When my father-in-law was in hospital, we asked his doctor if he was dying. She blustered, looked embarrassed and, eventually, said no. He was, though, and afterwards we wished we’d known. It would have been a different, richer, kinder three months.
In Being Mortal, the surgeon and New Yorker writer Atul Gawande recalls being asked the same question and not really understanding it: doctors, he explains, have medicalised old age to such an extent that they no longer accept that life isn’t curable. His latest book, written with his customary warmth and panache, is a plea to the medical profession and the rest of us to shift away from simply fighting for longer life towards fighting for the things that make life meaningful.
He makes his case through stories of his family, friends and patients. He believes, following Ronald Dworkin, that autonomy is vital and that it comes from a sense of being the author of your own life. By means of anecdote, research and hard-won clinical expertise, he argues that when people feel they have control over their own stories, the end of life is more fulfilled and, afterwards, their families feel better.
A good life at the age of 93 may look very different from the same thing at 33. For one of Gawande’s patients, it’s being able to watch sports and eat ice-cream. For his father, it was being able to send emails. Knowing what matters when allows doctors to make fine judgments about surgery and other interventions of questionable outcome.
Being Mortal is not a plea for assisted death, although Gawande is not against the idea of making drugs available to terminally ill people who are suffering. He is mainly concerned that reliance on assisted death is yet another distraction from what makes the end of life meaningful, not only for the dying, but also for those around them.
Our failure to give any value to the last phase of life, our insistence on health and safety above all, has led to a dependence on care homes that are little more than parking places; Gawande is rightly scathing about a system that exists largely as a form of containment, where the temptation is to deal with people as if they are inconvenient.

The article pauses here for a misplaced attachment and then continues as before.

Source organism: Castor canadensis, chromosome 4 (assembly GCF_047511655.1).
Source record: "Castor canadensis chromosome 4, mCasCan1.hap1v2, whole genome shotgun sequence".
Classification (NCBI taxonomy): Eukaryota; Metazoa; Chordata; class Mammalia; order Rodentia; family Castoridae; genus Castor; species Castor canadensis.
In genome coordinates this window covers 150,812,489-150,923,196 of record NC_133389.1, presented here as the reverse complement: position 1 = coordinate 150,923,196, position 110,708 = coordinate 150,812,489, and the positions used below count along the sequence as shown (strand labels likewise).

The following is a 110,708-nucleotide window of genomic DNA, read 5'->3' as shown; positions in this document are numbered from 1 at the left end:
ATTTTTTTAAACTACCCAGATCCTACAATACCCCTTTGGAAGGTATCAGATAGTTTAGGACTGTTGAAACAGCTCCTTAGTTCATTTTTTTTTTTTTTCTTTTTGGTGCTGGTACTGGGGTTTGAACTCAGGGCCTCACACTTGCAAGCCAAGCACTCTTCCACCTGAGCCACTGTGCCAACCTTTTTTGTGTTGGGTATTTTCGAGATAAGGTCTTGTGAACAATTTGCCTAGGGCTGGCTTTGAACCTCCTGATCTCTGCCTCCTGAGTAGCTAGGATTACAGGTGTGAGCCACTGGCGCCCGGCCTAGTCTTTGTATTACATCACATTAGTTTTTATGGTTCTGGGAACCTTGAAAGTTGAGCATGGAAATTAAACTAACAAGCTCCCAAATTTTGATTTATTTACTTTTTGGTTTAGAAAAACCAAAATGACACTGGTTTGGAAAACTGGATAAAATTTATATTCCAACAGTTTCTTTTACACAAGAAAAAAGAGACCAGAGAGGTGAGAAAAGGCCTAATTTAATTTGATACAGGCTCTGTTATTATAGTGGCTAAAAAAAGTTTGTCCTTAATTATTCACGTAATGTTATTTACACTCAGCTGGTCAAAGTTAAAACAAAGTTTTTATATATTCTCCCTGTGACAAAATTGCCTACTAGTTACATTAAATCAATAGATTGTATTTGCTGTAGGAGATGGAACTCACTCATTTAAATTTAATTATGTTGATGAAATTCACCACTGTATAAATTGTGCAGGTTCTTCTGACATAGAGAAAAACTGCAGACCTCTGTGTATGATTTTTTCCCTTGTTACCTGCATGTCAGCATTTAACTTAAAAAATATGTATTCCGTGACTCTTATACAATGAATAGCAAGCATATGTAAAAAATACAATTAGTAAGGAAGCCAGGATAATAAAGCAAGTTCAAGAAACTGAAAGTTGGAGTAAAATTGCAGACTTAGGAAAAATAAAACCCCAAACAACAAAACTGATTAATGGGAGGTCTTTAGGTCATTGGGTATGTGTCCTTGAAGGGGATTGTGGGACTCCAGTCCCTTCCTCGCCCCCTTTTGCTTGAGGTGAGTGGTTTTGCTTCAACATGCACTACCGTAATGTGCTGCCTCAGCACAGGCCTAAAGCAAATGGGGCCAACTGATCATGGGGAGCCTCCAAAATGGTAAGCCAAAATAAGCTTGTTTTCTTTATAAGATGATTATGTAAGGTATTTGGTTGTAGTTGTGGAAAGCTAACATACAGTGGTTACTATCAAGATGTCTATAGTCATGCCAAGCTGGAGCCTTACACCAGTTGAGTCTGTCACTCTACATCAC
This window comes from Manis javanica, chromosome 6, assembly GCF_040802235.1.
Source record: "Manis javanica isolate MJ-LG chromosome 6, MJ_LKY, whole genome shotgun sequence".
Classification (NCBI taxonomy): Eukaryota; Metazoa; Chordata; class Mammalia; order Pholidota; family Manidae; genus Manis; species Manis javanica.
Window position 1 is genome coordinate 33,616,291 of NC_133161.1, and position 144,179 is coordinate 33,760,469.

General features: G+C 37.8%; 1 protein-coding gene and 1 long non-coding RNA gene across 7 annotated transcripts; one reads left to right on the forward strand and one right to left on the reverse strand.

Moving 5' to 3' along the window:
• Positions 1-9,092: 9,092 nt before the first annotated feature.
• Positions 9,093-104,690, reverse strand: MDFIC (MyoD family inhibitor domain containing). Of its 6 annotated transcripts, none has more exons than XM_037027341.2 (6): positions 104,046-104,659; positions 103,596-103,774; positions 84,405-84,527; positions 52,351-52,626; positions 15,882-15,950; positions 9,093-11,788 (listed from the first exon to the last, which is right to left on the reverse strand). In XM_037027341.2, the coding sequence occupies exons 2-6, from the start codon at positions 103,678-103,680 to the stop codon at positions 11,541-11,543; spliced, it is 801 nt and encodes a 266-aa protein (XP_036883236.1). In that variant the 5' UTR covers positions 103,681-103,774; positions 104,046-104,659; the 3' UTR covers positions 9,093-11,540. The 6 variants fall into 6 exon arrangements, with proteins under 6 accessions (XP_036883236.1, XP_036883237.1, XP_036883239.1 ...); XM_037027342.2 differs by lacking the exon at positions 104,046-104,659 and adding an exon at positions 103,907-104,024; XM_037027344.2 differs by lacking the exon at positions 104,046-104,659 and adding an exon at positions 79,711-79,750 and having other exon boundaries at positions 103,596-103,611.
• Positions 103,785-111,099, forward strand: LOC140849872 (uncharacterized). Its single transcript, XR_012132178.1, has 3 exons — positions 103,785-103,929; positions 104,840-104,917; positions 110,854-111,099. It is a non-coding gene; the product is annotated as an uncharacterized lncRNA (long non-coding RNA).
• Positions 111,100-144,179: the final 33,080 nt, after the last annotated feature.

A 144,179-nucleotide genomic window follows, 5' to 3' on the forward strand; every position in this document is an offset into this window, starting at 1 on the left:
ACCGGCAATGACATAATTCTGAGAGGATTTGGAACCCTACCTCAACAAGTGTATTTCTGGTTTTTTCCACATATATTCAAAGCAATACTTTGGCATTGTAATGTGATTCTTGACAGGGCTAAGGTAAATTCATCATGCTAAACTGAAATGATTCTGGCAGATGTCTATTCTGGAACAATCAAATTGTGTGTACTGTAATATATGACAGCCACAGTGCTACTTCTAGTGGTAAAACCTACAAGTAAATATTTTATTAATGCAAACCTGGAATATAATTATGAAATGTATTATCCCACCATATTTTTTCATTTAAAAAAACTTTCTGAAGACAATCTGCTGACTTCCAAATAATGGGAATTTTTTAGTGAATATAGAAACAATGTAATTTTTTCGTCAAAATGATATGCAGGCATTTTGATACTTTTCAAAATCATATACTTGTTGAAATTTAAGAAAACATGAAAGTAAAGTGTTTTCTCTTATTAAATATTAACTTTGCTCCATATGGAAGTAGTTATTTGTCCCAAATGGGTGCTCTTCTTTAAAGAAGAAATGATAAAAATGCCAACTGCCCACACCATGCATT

As the starting point for a neglected debate, the book raises questions that it doesn’t answer. If autonomy is what matters, how do we respond when a person who is debilitated makes poor choices? Can a person with Alzheimer’s articulate what constitutes a good life? It may be, of course, that these questions are unanswerable in a general sense. Gawande’s clinical reports, thick with the particularities of people’s passions, the singularity of their existence, suggest that what matters is the individual.
What is clear is that many late medical interventions are not only unhelpful but actually counterproductive. Multiple studies show that terminal cancer patients live longer when they accept the finality of their diagnosis and move to palliative care. Gawande is all for pursuing the possibility that his patient will be the one to outsmart the odds, as long as there is some preparation for the much greater likelihood that they won’t. Exasperated by the multitrillion dollars spent on end-of-life interventions, he concludes, “hope is not a plan”.
If my father-in-law had been able to have an honest discussion with his doctor, would his miserable last months have been better? We’ll never know. It would have been a desperately difficult conversation. But I hope before someone starts messing about with me and making medical decisions on my behalf, they ask me what are the things I want to be left with, the things that really matter.